The site is an oval-shaped, flat, low-lying coral island situated c.250 km west-south-west of Mahé in the Amirantes group. The vegetation is dominated by coconut-palms and Casuarina equisetifolia. It is privately owned, with one large house for use of guests, who rent the island, and a collection of smaller, permanently occupied houses for the island’s staff. A small area of the island is cultivated. The island is bisected by an airstrip. There are no regular flights but, occasionally, scheduled flights to nearby Desroches divert to D’Arros.
See Box and Table 2 for key species. Five Foudia sechellarum from Cousin were introduced in 1965 by an expedition from Bristol University, UK. The birds have become established and now c.100 pairs occur alongside introduced Foudia madagascariensis, Passer domesticus and Geopelia striata, as well as rats and feral cats. One other landbird occurs, Streptopelia picturata (origin unknown) .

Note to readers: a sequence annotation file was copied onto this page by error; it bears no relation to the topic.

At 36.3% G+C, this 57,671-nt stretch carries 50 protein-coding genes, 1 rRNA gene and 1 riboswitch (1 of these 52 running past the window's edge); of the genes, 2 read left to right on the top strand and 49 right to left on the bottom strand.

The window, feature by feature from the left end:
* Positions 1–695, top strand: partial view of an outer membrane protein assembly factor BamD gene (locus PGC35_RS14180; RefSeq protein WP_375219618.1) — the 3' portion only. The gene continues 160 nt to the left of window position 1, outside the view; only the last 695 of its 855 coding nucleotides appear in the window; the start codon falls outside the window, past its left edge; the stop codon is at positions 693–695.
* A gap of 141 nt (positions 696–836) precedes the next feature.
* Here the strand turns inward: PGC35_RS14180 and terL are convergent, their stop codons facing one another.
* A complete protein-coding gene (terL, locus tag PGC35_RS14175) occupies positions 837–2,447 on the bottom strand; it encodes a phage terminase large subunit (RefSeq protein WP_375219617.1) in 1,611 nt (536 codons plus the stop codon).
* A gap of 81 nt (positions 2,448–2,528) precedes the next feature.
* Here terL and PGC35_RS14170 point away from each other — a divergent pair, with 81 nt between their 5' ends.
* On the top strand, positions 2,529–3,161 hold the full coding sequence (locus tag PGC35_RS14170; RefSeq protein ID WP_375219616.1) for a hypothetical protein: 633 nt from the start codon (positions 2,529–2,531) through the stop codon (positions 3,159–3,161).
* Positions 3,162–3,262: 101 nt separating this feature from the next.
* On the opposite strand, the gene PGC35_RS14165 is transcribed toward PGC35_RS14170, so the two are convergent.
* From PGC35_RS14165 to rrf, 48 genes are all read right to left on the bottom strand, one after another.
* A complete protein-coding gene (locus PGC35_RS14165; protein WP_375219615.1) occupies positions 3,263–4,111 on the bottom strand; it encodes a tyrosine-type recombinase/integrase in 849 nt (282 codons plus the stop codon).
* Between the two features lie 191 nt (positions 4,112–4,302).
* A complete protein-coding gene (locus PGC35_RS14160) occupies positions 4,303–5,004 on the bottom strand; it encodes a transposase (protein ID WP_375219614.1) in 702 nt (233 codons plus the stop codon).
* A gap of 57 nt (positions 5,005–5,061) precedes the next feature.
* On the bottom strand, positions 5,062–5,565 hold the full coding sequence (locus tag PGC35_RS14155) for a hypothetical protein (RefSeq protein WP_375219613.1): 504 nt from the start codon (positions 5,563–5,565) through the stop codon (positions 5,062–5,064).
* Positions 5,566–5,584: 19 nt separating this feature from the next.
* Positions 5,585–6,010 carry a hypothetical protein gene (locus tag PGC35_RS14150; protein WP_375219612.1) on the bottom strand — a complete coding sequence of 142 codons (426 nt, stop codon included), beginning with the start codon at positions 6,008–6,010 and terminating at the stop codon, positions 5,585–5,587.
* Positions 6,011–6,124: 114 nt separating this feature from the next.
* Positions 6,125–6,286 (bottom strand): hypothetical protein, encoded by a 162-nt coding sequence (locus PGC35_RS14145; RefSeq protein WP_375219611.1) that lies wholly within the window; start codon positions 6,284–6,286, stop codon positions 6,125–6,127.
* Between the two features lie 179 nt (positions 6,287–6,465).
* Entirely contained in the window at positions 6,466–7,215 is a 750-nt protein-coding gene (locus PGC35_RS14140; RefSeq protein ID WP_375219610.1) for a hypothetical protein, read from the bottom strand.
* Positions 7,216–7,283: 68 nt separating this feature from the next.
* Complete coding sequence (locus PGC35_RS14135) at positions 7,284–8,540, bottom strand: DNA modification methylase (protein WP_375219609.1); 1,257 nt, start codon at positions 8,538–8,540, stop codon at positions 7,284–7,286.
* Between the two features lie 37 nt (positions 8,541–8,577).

Non-bird biodiversity: The turtles Chelonia mydas (EN) and Eretmochelysimbricata (CR) nest and may be taken by poachers, though the current management is sympathetic to their conservation.
Pressure/threats to key biodiversity
No conservation measures have been taken. Eradication of introduced cats and rats would increase the potential of the island for birds.
BirdLife International (2019) Important Bird Areas factsheet: D'Arros Island and Saint Joseph Atoll. Downloaded from
http://www.birdlife.org on 19/08/2019.